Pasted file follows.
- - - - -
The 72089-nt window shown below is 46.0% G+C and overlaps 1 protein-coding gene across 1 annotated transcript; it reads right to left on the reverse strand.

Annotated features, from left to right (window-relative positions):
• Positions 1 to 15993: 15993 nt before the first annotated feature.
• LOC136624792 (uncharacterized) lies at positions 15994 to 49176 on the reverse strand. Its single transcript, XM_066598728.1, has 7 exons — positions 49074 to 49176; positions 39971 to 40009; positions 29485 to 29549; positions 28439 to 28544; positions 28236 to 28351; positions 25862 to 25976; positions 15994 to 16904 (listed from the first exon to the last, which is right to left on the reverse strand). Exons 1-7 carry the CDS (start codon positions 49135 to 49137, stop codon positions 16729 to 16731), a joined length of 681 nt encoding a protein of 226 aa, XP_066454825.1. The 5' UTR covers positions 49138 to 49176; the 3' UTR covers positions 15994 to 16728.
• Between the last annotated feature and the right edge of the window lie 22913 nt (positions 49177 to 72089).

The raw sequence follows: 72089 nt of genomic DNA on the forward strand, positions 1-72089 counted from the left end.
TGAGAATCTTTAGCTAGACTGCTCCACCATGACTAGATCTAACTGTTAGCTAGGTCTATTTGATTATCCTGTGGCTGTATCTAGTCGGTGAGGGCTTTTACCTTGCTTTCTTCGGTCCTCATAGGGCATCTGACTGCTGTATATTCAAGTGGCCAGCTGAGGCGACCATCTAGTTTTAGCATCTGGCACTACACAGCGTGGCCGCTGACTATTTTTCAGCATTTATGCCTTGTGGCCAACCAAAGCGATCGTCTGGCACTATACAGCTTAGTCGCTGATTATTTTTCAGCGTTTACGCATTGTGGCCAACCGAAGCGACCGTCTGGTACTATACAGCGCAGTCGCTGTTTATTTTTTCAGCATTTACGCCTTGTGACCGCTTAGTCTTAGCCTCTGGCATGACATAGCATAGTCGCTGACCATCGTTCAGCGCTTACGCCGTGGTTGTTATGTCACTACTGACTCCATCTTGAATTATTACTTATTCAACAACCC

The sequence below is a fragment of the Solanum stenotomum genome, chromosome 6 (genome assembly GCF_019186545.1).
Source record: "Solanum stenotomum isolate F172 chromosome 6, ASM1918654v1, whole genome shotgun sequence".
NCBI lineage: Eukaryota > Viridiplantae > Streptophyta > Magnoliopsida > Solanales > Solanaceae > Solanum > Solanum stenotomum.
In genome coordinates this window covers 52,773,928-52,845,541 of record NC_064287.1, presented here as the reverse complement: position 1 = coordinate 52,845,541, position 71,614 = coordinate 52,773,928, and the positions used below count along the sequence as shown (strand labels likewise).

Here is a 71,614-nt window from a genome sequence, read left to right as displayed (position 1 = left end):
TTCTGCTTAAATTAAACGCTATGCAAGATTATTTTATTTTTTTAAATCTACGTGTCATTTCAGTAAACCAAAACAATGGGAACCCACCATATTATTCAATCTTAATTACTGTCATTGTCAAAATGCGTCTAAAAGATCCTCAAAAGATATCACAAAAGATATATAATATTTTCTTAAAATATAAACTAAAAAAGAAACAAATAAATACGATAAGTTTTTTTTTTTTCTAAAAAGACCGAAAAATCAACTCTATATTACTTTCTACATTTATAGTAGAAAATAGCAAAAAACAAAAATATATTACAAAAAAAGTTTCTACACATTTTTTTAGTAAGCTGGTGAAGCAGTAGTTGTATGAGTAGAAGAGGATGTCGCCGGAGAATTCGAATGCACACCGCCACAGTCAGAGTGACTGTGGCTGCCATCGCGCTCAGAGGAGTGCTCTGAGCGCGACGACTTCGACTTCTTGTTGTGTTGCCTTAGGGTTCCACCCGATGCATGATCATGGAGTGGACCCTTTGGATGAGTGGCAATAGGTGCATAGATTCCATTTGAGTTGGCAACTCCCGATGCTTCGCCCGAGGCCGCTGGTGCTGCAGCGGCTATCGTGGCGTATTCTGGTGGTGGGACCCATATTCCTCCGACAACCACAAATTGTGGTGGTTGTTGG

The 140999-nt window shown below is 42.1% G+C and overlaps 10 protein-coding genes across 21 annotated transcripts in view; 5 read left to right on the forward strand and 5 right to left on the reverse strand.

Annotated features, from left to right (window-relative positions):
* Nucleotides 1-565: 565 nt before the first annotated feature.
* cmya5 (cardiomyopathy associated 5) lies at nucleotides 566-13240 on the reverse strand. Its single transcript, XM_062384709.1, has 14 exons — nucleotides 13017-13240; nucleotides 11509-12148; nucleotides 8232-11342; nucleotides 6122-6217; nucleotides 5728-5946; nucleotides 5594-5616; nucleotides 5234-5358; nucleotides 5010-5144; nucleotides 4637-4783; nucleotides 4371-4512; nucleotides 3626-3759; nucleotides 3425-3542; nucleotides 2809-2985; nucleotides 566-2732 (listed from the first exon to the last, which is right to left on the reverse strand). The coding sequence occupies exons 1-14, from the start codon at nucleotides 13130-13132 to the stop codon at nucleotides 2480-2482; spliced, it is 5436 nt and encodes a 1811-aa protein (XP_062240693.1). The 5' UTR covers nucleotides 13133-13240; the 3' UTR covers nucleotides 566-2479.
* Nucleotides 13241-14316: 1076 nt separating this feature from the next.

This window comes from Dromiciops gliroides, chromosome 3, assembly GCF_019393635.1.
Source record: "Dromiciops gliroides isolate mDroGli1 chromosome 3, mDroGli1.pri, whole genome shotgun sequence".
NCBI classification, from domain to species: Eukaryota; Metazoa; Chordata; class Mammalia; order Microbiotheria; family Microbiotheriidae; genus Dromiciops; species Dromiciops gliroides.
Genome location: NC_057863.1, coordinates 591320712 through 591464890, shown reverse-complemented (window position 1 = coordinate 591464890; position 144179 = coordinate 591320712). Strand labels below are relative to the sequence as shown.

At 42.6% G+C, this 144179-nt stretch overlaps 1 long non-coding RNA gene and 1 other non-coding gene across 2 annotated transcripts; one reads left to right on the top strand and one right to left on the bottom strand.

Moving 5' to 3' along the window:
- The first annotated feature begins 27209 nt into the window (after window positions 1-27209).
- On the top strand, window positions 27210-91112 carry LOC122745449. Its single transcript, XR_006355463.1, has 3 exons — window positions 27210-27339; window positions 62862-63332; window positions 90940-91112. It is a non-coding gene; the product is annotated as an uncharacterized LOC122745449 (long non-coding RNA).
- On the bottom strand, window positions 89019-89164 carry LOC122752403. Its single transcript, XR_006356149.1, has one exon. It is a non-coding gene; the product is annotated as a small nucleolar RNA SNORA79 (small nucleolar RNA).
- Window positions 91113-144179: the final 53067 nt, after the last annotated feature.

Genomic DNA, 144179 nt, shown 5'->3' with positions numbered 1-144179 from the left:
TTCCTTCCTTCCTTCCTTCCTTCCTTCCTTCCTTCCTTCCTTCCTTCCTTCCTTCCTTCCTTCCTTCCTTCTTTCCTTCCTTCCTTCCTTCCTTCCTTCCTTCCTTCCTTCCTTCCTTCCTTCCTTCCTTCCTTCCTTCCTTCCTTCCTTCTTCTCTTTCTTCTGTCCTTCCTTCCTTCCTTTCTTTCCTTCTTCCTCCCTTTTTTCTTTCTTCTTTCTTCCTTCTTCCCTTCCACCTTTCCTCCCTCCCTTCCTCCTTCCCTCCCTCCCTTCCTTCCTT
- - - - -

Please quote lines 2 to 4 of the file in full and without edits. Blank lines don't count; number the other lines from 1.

Annotated features, from left to right (window-relative positions):
• Positions 1 to 15993: 15993 nt before the first annotated feature.
• LOC136624792 (uncharacterized) lies at positions 15994 to 49176 on the reverse strand. Its single transcript, XM_066598728.1, has 7 exons — positions 49074 to 49176; positions 39971 to 40009; positions 29485 to 29549; positions 28439 to 28544; positions 28236 to 28351; positions 25862 to 25976; positions 15994 to 16904 (listed from the first exon to the last, which is right to left on the reverse strand). Exons 1-7 carry the CDS (start codon positions 49135 to 49137, stop codon positions 16729 to 16731), a joined length of 681 nt encoding a protein of 226 aa, XP_066454825.1. The 5' UTR covers positions 49138 to 49176; the 3' UTR covers positions 15994 to 16728.